- Pinworm infections are common in young children, but not a major health concern.
- The most reported symptom of a pinworm infection is itching around the anus.
- Treatment usually lasts two weeks and includes an oral prescription and topical cream.
- The best way to avoid an infection is with proper hand washing after bathroom use.
Similar to lice, pinworms are parasites that spread through the transfer of eggs. A typical pinworm infection is characterized by the presence of small, white roundworms approximately the size of a staple found near the child’s anus. The most common symptom for boys and girls includes itching around the anal area. In addition, some girls may also experience vaginal itching or discharge.
The itching allows the pinworm eggs to attach to the child’s fingers. Once on your child’s fingers, the eggs can drop onto food or toys that other children put in their mouths, thus transferring the parasite. After being swallowed, pinworms travel to the intestines and lay eggs that are later excreted through the child’s bowel movements. Hand washing is essential to breaking the cycle of infection. It’s important to clean under your child’s nails, where more eggs are likely to be hiding.
Pinworms don’t carry disease and are more of an inconvenience than a major health concern, although the itching can be distracting and uncomfortable. Pinworm treatment usually consists of an oral prescription, taken once or twice over the course of two weeks to ensure all the eggs are gone. During this time, pediatricians might also recommend a topical cream to relieve the itching.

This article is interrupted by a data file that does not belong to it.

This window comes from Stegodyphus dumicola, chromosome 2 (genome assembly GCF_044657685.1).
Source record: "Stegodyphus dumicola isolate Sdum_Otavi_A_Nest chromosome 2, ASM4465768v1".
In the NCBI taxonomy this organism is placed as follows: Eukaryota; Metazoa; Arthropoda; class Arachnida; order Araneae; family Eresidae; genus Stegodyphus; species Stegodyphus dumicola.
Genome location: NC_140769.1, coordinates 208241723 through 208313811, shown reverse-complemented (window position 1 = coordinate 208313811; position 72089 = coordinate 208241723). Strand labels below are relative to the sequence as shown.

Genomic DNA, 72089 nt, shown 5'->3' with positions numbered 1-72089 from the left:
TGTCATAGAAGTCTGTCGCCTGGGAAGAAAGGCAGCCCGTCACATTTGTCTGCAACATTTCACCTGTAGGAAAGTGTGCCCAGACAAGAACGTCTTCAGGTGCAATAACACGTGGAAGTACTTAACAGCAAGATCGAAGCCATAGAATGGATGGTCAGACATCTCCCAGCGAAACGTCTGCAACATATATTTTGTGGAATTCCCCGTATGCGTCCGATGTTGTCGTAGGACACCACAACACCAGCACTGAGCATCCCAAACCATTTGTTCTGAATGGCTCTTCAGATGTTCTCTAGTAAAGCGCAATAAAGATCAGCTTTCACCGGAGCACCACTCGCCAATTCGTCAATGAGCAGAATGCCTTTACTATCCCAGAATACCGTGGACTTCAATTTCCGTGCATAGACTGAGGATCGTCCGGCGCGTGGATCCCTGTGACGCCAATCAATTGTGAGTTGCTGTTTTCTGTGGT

Ultimately, parents should be concerned but not alarmed by a pinworm infection and stay educated on the signs and symptoms of pinworm presence. Since the female worm comes out at night to lay eggs on the skin around the anus, parents may need to examine their child’s rectal area with a flashlight when they are sleeping. By placing and removing a piece of scotch tape on the anus, you may be able to spot a few of the worms, confirming the diagnosis. Daily bathing and frequent changing of underwear and bed linens can also help eliminate existing eggs, as they can live for up to three weeks on clothing, bedding, or other objects. In addition, parents should teach and monitor proper hand-washing at all times with young children, which not only encourages a lifetime habit of good hygiene, but it can also prevent or alleviate the symptoms of many childhood infections.
Reviewed by Dr. Sara Connolly, January 2019